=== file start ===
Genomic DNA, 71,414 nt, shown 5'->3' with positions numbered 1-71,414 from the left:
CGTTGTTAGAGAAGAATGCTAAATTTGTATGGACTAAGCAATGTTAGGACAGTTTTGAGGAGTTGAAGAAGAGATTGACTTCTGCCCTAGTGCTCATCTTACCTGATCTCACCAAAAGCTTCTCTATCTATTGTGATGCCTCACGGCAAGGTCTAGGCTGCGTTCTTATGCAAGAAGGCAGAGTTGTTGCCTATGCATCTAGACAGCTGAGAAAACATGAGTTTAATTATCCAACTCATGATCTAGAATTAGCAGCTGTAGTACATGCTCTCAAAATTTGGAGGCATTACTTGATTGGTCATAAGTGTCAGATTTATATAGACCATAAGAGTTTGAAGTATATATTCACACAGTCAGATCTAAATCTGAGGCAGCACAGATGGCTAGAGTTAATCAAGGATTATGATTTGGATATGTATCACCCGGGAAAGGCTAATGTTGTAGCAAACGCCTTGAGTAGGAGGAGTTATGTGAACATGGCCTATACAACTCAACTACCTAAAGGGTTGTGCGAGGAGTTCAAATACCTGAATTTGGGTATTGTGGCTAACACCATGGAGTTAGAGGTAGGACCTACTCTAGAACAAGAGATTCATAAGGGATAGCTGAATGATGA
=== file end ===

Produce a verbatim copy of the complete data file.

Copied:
Genomic DNA, 71,414 nt, shown 5'->3' with positions numbered 1-71,414 from the left:
CGTTGTTAGAGAAGAATGCTAAATTTGTATGGACTAAGCAATGTTAGGACAGTTTTGAGGAGTTGAAGAAGAGATTGACTTCTGCCCTAGTGCTCATCTTACCTGATCTCACCAAAAGCTTCTCTATCTATTGTGATGCCTCACGGCAAGGTCTAGGCTGCGTTCTTATGCAAGAAGGCAGAGTTGTTGCCTATGCATCTAGACAGCTGAGAAAACATGAGTTTAATTATCCAACTCATGATCTAGAATTAGCAGCTGTAGTACATGCTCTCAAAATTTGGAGGCATTACTTGATTGGTCATAAGTGTCAGATTTATATAGACCATAAGAGTTTGAAGTATATATTCACACAGTCAGATCTAAATCTGAGGCAGCACAGATGGCTAGAGTTAATCAAGGATTATGATTTGGATATGTATCACCCGGGAAAGGCTAATGTTGTAGCAAACGCCTTGAGTAGGAGGAGTTATGTGAACATGGCCTATACAACTCAACTACCTAAAGGGTTGTGCGAGGAGTTCAAATACCTGAATTTGGGTATTGTGGCTAACACCATGGAGTTAGAGGTAGGACCTACTCTAGAACAAGAGATTCATAAGGGATAGCTGAATGATGA